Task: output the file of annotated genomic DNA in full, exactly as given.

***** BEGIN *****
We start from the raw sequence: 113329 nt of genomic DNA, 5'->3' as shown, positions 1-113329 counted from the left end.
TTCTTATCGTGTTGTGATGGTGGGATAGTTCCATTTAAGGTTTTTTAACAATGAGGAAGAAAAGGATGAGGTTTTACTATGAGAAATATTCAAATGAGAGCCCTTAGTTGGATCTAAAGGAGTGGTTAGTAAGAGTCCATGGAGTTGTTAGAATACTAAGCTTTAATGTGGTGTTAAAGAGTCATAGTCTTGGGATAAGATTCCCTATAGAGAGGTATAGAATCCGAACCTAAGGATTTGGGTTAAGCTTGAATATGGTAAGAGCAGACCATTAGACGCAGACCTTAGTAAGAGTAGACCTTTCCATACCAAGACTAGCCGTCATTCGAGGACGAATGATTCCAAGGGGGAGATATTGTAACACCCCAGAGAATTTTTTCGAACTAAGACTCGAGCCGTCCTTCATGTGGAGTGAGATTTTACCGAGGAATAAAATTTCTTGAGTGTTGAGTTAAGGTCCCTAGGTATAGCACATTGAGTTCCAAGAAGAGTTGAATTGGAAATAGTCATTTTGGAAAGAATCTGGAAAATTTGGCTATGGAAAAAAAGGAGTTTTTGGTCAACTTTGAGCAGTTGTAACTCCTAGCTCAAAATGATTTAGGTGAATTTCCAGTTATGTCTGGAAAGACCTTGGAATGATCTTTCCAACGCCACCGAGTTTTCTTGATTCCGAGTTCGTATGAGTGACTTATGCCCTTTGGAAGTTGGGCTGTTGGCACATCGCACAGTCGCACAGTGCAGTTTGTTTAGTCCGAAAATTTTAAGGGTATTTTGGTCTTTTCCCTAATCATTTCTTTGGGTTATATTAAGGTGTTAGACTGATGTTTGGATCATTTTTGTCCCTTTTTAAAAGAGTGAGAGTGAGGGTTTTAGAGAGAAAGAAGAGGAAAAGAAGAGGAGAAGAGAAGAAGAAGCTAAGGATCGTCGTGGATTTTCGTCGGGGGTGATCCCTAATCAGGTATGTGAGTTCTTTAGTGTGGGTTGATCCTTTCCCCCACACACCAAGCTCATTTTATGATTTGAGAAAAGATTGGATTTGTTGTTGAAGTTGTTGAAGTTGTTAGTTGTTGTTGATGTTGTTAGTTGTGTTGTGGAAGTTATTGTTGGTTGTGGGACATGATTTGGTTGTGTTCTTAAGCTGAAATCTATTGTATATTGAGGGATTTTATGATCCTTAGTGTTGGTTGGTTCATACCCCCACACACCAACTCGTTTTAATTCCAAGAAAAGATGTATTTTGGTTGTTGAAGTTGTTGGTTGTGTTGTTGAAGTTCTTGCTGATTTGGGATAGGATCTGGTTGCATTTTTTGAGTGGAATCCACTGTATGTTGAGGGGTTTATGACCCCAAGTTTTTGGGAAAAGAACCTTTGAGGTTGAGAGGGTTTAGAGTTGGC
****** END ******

We start from the raw sequence: 113329 nt of genomic DNA, 5'->3' as shown, positions 1-113329 counted from the left end.
TTCTTATCGTGTTGTGATGGTGGGATAGTTCCATTTAAGGTTTTTTAACAATGAGGAAGAAAAGGATGAGGTTTTACTATGAGAAATATTCAAATGAGAGCCCTTAGTTGGATCTAAAGGAGTGGTTAGTAAGAGTCCATGGAGTTGTTAGAATACTAAGCTTTAATGTGGTGTTAAAGAGTCATAGTCTTGGGATAAGATTCCCTATAGAGAGGTATAGAATCCGAACCTAAGGATTTGGGTTAAGCTTGAATATGGTAAGAGCAGACCATTAGACGCAGACCTTAGTAAGAGTAGACCTTTCCATACCAAGACTAGCCGTCATTCGAGGACGAATGATTCCAAGGGGGAGATATTGTAACACCCCAGAGAATTTTTTCGAACTAAGACTCGAGCCGTCCTTCATGTGGAGTGAGATTTTACCGAGGAATAAAATTTCTTGAGTGTTGAGTTAAGGTCCCTAGGTATAGCACATTGAGTTCCAAGAAGAGTTGAATTGGAAATAGTCATTTTGGAAAGAATCTGGAAAATTTGGCTATGGAAAAAAAGGAGTTTTTGGTCAACTTTGAGCAGTTGTAACTCCTAGCTCAAAATGATTTAGGTGAATTTCCAGTTATGTCTGGAAAGACCTTGGAATGATCTTTCCAACGCCACCGAGTTTTCTTGATTCCGAGTTCGTATGAGTGACTTATGCCCTTTGGAAGTTGGGCTGTTGGCACATCGCACAGTCGCACAGTGCAGTTTGTTTAGTCCGAAAATTTTAAGGGTATTTTGGTCTTTTCCCTAATCATTTCTTTGGGTTATATTAAGGTGTTAGACTGATGTTTGGATCATTTTTGTCCCTTTTTAAAAGAGTGAGAGTGAGGGTTTTAGAGAGAAAGAAGAGGAAAAGAAGAGGAGAAGAGAAGAAGAAGCTAAGGATCGTCGTGGATTTTCGTCGGGGGTGATCCCTAATCAGGTATGTGAGTTCTTTAGTGTGGGTTGATCCTTTCCCCCACACACCAAGCTCATTTTATGATTTGAGAAAAGATTGGATTTGTTGTTGAAGTTGTTGAAGTTGTTAGTTGTTGTTGATGTTGTTAGTTGTGTTGTGGAAGTTATTGTTGGTTGTGGGACATGATTTGGTTGTGTTCTTAAGCTGAAATCTATTGTATATTGAGGGATTTTATGATCCTTAGTGTTGGTTGGTTCATACCCCCACACACCAACTCGTTTTAATTCCAAGAAAAGATGTATTTTGGTTGTTGAAGTTGTTGGTTGTGTTGTTGAAGTTCTTGCTGATTTGGGATAGGATCTGGTTGCATTTTTTGAGTGGAATCCACTGTATGTTGAGGGGTTTATGACCCCAAGTTTTTGGGAAAAGAACCTTTGAGGTTGAGAGGGTTTAGAGTTGGC